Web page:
While shale gas is providing a sack of holiday goodies to some states this year, the Fall 2011 Fiscal Survey of States details the unfortunate plight faced by many others in light of the economy’s slow recovery.
The new report, released by the National Governors Association (NGA) and the National Association of State Budget Officers (NASBO), found that, despite showing some signs of recovery, states still face a “precarious financial situation.” As NASBO executive director Scott Pattison explained to Washington Post reporter Michael Fletcher:
State budgets are certainly improving; however, growth is weak, and there is not enough money for all the bills coming in. State officials will still be cutting some programs, and increases in funding for any program except for health care will be rare.
For many states, declining revenues have caused governments to cut jobs, adding to the unemployment crisis, The Washington Post says. According to the Bureau of Labor Statistics, state and local governments have shed 455,000 jobs since the beginning of 2010. Additionally, increased unemployment in the private sector means governments have had to spend more money on services for those without jobs, putting further pressure on budgets, Fletcher writes.
However, for some states, there’s a light burning brightly at the end of the tunnel: shale gas. For example, in Pennsylvania and Ohio, shale gas development could create new jobs and generate revenue for local economies. In Pennsylvania, residents who heat their homes with natural gas can also expect a big break this winter. UGI Penn Natural Gas estimates the average natural gas bill will be 9 percent lower than last year, thanks largely to Marcellus Shale development.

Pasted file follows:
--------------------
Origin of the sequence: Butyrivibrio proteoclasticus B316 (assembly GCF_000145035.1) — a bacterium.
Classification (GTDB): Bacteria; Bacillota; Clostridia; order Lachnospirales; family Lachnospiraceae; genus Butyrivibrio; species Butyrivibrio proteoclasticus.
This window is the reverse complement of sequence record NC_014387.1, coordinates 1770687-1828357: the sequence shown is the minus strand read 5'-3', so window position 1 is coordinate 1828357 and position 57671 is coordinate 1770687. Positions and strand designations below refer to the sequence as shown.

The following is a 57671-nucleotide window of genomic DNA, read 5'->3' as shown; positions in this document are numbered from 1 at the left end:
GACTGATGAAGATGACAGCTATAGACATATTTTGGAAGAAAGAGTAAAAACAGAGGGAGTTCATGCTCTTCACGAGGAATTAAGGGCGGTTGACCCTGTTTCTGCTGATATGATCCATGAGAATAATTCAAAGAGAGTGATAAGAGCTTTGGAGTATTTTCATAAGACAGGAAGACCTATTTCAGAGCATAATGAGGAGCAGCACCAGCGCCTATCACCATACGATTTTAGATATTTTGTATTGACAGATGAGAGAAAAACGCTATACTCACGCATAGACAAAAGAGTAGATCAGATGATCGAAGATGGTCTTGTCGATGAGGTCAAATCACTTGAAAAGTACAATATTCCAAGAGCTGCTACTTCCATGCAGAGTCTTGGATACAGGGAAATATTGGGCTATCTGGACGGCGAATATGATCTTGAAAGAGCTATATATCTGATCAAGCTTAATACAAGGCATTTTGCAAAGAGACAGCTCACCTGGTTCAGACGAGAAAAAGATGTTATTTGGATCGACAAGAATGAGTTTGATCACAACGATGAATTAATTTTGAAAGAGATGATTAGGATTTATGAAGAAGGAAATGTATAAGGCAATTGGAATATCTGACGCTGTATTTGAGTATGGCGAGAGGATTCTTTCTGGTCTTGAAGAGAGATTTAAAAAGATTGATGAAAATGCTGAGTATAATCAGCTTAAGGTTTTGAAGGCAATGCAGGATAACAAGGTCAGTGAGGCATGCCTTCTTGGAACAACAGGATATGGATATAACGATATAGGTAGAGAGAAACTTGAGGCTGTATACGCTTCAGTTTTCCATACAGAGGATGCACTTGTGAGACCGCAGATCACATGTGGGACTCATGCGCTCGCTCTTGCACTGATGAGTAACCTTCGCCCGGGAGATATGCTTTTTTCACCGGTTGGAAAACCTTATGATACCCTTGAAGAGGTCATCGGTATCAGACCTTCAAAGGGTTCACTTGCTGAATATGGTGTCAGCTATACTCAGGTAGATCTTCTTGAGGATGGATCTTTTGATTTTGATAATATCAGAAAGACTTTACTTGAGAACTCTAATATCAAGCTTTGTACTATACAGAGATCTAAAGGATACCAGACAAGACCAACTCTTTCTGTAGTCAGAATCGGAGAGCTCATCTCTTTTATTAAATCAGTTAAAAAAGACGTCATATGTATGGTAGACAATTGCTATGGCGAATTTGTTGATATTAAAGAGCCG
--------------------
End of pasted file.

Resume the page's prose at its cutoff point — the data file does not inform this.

In Ohio, shale gas has allowed the troubled state to rebuild its economy – a state where the chemical industry employs more than 42,000 people and generates $28 billion in revenue. For cities like Youngstown, Ohio, which struggles with 11 percent unemployment, the production of natural gas encourages economic development, including the steel industry. The community’s new V&M Star plant means 350 new jobs, according to the Associated Press. This snowball effect pumps money back into the economy, and also drives the establishment and growth of other businesses in the area, such as restaurants.
With state budgets continuing to feel the squeeze, and unemployment remaining high, shale gas offers a solution for those looking to rebuild communities and put people back to work.